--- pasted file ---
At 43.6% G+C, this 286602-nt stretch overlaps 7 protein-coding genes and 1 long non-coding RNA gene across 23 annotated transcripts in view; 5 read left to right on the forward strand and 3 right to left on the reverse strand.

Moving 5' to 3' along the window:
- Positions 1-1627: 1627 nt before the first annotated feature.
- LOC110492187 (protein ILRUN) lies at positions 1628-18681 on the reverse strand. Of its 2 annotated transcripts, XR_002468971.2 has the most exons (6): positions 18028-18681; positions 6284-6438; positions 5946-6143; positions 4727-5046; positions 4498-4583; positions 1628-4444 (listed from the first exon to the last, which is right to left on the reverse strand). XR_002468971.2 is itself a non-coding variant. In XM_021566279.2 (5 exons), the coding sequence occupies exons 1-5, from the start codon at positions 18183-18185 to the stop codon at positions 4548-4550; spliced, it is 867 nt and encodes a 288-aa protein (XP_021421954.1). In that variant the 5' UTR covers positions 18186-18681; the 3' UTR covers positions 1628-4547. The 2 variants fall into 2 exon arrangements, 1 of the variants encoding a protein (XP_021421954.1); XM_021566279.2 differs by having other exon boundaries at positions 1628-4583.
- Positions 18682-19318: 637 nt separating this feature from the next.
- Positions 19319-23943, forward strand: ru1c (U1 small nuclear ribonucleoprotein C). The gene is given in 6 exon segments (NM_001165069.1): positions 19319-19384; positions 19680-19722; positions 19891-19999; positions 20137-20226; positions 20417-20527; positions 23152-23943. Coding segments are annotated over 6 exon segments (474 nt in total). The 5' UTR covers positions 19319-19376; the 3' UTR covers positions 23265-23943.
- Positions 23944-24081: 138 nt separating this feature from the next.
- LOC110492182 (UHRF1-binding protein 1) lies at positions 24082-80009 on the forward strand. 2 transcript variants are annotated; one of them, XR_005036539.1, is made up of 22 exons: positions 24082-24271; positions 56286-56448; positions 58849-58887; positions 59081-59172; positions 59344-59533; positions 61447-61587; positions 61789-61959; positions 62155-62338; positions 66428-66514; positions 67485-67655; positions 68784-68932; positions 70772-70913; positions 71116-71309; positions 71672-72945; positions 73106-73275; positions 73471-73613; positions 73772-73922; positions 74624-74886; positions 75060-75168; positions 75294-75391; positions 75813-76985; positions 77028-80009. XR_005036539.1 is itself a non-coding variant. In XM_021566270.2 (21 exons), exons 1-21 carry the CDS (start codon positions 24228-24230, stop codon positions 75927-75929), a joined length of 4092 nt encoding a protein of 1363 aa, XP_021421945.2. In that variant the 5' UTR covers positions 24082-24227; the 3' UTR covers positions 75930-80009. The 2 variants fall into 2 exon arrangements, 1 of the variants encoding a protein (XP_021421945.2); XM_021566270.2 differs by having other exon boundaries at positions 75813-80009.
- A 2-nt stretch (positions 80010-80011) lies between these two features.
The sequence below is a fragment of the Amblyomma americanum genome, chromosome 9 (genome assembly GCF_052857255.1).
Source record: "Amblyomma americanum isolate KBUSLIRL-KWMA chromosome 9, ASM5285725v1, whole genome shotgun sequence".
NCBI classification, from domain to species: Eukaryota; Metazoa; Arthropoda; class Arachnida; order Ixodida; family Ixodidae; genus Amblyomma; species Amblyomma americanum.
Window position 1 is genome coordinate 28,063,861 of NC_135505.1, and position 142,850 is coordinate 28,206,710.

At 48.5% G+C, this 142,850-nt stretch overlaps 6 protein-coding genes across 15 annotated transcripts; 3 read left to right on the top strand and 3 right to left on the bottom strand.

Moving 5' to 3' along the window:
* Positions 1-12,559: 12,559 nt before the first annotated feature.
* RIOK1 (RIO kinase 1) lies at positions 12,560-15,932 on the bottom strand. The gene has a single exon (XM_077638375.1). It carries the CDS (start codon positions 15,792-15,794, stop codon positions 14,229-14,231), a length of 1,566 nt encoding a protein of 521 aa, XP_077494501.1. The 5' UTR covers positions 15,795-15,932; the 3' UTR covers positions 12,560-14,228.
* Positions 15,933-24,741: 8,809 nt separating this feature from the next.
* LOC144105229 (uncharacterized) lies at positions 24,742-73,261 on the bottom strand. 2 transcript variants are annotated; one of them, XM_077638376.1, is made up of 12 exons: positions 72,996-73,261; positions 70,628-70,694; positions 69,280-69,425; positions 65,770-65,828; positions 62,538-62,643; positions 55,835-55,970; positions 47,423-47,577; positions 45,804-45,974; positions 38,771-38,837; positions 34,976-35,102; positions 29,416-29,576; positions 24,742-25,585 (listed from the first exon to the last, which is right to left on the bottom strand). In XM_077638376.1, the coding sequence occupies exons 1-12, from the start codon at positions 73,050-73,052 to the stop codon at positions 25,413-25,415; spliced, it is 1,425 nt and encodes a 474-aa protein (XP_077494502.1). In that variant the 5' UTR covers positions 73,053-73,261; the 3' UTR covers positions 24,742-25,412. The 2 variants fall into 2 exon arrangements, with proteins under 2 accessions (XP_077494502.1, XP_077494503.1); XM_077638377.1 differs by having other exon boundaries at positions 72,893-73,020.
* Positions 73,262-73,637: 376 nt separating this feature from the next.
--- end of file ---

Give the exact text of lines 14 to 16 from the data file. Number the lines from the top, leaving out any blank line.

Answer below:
At 48.5% G+C, this 142,850-nt stretch overlaps 6 protein-coding genes across 15 annotated transcripts; 3 read left to right on the top strand and 3 right to left on the bottom strand.

Moving 5' to 3' along the window:
* Positions 1-12,559: 12,559 nt before the first annotated feature.